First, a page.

IMG 0618 - The South Kensington Subway

The South Kensington Subway

IMG 0682 copy - The South Kensington Subway

Its the most heavily used foot tunnel in the UK, carrying many millions of people, and a subway that links the tube station at South Kensington with the museums alongside Exhibition Road.

IMG 0648 - The South Kensington Subway

Despite its huge popularity, very little is known about the South Kensington subway, and since it is a very overlooked part of London’s history, here is an attempt at cobbling together some rarely known facts about it 🙂

A brief history

IMG 0663 - The South Kensington Subway

The Metropolitan District Railway Act (7 August 1884) made provision for a foot tunnel 22 chains (that’s 447 metres or 484 yards) long. The foot tunnel was built 1884-1885 to link the underground station to the Exhibition Road area where some of Britain’s most noted institutions could be found, including the Natural History and Victoria & Albert museums.

It was opened on 4th May 1885, the same day as the International Inventions Exhibition.

As Punch noted in 1885, one celebrated though unintended effect of the new subway’s opening was the clearance of the local “ragamuffins that used to be drawn up… opposite the ralings to the Gardens of the Natural History Museum.”

By 1887 people viewed the subway as ‘useless’ – since it was very rarely open. To make it useful the tube promoters of the time wanted it to be incorporated into a new Brompton & Piccadilly Circus Railway.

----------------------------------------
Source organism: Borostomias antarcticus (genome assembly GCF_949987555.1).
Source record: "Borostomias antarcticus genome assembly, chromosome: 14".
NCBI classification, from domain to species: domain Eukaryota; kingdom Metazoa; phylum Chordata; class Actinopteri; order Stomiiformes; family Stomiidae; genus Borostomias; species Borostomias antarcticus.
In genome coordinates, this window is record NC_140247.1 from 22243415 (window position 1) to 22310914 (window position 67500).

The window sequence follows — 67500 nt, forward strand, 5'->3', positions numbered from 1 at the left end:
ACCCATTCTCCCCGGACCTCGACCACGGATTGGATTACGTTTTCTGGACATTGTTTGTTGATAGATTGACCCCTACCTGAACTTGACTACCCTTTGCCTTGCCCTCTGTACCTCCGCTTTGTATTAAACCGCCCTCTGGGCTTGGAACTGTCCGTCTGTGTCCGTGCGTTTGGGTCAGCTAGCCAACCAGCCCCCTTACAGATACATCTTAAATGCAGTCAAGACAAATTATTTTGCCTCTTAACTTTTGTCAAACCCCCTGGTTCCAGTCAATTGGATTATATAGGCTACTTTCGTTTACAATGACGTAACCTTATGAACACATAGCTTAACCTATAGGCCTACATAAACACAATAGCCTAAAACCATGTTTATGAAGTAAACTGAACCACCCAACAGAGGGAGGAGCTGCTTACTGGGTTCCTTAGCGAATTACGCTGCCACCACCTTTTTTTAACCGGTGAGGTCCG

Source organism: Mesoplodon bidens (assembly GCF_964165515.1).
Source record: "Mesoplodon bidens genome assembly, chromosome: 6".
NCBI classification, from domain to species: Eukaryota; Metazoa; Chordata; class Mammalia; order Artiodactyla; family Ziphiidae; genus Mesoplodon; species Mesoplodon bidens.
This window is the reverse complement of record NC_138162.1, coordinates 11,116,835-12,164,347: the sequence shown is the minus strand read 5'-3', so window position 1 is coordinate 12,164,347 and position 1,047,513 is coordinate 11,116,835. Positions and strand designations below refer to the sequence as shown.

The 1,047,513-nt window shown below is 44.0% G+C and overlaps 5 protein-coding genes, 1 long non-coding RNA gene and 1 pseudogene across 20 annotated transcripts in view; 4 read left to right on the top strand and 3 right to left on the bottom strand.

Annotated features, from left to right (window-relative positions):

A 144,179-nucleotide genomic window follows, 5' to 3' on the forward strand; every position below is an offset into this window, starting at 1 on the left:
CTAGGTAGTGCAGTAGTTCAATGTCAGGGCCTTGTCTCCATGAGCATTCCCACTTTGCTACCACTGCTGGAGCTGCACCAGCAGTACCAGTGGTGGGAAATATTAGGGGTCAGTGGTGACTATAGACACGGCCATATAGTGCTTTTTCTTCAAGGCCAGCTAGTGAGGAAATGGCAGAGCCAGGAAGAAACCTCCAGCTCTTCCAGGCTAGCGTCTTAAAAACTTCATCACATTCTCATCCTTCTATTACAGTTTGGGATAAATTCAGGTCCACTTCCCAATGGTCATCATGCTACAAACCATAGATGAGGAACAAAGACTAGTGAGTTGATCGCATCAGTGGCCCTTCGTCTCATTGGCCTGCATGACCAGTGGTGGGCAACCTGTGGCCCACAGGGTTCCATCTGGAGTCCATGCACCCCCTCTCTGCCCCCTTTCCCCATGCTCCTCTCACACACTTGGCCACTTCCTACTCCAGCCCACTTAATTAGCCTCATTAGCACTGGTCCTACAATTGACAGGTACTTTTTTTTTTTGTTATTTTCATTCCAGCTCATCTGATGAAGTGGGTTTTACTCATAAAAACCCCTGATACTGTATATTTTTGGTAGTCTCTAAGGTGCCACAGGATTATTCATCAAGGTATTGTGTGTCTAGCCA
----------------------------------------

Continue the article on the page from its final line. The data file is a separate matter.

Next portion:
The Brompton & Piccadilly Circus tube’s proposed route would have run alongside Hyde Park beneath Kensington Road, before turning into Exhibition Road and utilising the subway tunnel to reach a new terminus at South Kensington station. The plans were soon ditched and the routing which now forms the Piccadilly Line was adopted.

The foot subway was closed for the duration of the First World War. By 1919 it still had not reopened. Parliament went so far as to debate the great inconvenice this was causing. Part of this delay may have been due to construction of the Science Museum’s East Block.

Not the first!

It has been claimed by Wolmar & others that the subway was the UK’s first for pedestrians. This is not true. The first underpass of any sort was the Nursemaid’s Tunnel at Regent’s Park, built under the New Road (now Marylebone Road) in 1821-2. Of course the many subways created by the construction of the Metropolitan Railway and its associated lines prior to 1885 should also be considered.

The subway’s northern end

The subway originally was shorter that that seen today. The first northernmost exit to be built, pre-1908, was roughly were the present Science Museum entrance is.

The image shown below tells us what the original entrance to the subway looked like:

The pre 1908 entrance near the Imperial Institute apparently was this temporary building with a canopy. Source: Science Museum